The lifting of the ban on the export of liquefied natural gas (LNG) in the United States has led to a flurry of activity in the Gulf Coast region, and several other coastal areas, as companies plan export terminals for the growth of LNG shipments abroad.

The first U.S. export set sail from Sabine Pass on February 24, 2016, and marks a transition of influence on the global trade balance. It also places the U.S. front and center as a premier natural gas producer and coming global supplier.

The exporting of natural gas requires not only liquefaction, but a new set of infrastructure capable of handling the load.  The largest region of natural gas production in the U.S. is the Marcellus shale in the Northeast. The primary region of exportation has become the Gulf Coast.

Export Terminals

Cheniere’s Sabine Pass terminal began operation in February 2016 with different liquefaction units, with a total permitted capacity of 4.16 Bcf/d.

According to EIA data updated today, four other LNG export terminals are currently under construction:

  • Dominion Energy’s Cove Point LNG facility in Cove Point, Maryland, is scheduled to bring one train totaling 0.82 Bcf/d online near the end of 2017.
  • Corpus Christi LNG, another Cheniere project, is under construction in Corpus Christi, Texas. The terminal is scheduled to begin service in 2018, with total permitted capacity at 2.14 Bcf/d.
  • Sempra Energy’s Cameron LNG terminal, located in Hackberry, Louisiana, is under construction and is scheduled to bring three trains online in 2018. A total of 1.7 Bcf/d has been permitted.
  • Freeport LNG‘s terminal planned for Freeport, Texas, has three trains under construction totaling 1.8 Bcf/d. The first two are scheduled to begin service in 2019, and the third in 2020.

llng terminals

The growth of export terminals is an indication that there is a rather heavy flow of natural gas expected to the area and companies are ramping up capacity to be able to accommodate the flow. Unlike exploration and production companies that rely on production, terminals and other infrastructure are reliant on capacity contracts. The Federal Energy Regulatory Commission (FERC), in a December 2003 report on New England’s natural gas infrastructure, noted:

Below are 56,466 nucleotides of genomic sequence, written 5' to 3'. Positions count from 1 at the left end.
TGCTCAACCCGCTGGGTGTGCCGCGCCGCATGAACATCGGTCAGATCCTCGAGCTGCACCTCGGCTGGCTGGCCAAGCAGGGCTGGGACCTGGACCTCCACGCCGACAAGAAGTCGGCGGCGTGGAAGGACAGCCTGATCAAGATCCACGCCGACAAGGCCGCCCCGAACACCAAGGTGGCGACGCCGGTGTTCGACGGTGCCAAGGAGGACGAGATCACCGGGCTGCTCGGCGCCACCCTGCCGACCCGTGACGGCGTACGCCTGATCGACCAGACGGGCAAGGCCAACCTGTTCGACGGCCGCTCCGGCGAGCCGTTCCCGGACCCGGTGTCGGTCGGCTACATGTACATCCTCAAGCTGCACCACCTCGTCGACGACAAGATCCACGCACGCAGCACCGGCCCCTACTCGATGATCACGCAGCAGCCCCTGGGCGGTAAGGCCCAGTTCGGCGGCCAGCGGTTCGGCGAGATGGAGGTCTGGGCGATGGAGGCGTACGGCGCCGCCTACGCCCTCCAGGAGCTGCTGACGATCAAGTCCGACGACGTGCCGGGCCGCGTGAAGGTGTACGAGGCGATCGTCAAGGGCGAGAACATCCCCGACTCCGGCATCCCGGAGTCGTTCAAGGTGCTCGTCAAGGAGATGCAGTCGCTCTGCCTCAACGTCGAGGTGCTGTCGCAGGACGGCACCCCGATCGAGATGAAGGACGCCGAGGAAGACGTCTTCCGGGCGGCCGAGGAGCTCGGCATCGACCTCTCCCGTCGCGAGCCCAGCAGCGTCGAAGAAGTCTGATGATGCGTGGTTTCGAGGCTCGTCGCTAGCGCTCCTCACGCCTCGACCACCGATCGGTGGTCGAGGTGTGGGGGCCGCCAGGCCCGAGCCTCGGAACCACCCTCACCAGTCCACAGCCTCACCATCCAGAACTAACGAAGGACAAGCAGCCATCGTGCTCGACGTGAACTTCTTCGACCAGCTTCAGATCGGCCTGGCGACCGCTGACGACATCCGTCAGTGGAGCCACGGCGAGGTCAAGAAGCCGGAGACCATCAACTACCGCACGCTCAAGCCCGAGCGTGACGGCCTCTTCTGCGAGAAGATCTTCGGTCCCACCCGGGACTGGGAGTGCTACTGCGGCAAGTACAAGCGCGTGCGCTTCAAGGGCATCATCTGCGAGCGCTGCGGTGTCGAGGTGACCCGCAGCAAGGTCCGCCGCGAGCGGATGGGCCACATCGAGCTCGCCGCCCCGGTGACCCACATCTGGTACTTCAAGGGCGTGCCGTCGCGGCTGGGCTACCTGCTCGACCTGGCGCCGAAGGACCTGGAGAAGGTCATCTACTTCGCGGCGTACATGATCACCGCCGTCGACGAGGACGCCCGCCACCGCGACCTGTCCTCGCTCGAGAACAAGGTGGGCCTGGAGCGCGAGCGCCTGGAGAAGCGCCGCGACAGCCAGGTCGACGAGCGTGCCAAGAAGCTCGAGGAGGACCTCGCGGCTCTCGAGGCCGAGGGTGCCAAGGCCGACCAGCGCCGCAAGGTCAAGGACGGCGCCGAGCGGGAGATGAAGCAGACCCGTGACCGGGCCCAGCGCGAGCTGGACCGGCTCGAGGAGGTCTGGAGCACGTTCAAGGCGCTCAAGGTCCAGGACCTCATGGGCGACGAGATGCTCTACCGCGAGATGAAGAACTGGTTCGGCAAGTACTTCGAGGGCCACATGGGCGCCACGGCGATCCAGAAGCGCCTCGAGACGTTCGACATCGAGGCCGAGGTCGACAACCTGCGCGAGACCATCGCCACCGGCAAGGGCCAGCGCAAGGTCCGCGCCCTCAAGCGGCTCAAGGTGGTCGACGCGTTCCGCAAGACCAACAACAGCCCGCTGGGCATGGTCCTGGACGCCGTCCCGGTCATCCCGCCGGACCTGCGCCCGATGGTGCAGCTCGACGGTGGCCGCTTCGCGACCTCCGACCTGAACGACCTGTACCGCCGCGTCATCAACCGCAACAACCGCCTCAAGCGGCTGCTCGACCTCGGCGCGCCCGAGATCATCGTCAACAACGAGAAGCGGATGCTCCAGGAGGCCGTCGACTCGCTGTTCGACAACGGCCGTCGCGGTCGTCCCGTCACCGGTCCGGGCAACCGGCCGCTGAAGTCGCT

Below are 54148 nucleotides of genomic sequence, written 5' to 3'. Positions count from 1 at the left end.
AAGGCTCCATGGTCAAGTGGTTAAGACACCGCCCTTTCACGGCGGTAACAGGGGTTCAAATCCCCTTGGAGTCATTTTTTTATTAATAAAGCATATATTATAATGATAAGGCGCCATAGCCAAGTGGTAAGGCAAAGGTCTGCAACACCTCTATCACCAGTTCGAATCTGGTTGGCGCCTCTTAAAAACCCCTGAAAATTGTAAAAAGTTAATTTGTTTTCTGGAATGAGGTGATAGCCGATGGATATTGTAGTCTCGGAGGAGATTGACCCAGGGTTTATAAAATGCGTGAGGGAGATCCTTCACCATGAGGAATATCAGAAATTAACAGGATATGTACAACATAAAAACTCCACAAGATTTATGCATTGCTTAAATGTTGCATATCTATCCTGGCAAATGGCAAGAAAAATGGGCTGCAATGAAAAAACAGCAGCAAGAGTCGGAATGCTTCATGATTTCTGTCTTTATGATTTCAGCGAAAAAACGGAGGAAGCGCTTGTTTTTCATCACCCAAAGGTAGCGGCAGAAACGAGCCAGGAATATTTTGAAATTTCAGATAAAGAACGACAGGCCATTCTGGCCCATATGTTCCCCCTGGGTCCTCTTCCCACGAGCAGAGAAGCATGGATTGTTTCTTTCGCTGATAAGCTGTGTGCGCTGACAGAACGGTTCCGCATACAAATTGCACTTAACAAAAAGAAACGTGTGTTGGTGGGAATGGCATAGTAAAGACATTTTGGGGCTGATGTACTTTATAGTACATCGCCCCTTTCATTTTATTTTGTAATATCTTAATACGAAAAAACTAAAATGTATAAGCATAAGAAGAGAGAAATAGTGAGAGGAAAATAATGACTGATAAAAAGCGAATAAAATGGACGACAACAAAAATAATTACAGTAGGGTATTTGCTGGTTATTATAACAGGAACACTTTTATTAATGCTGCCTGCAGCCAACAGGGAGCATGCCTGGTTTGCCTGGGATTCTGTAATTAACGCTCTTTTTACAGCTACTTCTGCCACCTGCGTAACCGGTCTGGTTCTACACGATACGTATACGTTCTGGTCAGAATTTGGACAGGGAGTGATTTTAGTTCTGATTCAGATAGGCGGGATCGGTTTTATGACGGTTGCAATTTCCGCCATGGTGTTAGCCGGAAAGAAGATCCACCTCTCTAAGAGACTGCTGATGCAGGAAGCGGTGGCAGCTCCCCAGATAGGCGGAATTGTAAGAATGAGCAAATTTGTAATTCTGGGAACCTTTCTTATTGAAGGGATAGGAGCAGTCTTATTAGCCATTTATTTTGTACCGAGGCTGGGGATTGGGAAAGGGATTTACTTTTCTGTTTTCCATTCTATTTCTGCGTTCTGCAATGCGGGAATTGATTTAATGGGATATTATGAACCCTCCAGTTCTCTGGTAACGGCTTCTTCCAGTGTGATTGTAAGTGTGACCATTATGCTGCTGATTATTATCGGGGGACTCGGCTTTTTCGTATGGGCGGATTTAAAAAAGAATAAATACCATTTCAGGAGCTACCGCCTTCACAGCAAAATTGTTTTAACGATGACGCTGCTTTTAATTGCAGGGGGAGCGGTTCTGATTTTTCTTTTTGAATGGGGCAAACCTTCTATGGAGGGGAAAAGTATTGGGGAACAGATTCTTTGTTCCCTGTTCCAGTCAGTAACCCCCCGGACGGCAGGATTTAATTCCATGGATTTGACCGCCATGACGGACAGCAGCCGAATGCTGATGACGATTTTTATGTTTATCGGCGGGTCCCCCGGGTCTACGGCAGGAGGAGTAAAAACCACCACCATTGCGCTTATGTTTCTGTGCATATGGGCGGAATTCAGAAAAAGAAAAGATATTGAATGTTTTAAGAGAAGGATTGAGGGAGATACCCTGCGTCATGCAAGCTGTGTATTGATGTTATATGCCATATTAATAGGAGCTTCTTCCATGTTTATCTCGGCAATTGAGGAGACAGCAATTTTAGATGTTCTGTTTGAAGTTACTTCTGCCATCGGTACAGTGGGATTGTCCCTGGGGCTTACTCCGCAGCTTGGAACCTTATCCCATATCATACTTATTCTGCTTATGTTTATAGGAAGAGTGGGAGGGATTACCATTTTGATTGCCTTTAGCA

“The adequacy of the natural gas infrastructure is based on its ability to fulfill its contractual commitments. Natural gas may be contracted on a firm or interruptible basis. Interruptible contracts are typically less expensive because capacity is only paid for if used, and the supplier or transporter may interrupt service. The natural gas infrastructure is considered adequate if firm commitments are met and terms of the interruptible contract are satisfied.”

Natural gas infrastructure companies do not design or build projects based on the assumption that there will be a future market for transportation. Investment must be supported by revenue certainty through firm service agreements. As a result the timing cure is based solely on the understanding and expectation of future product flow by natural gas producers. With the lengthy curve associated with regulatory approval, construction, testing, and so on, the producers must look several years ahead to assess what they believe their needs may be.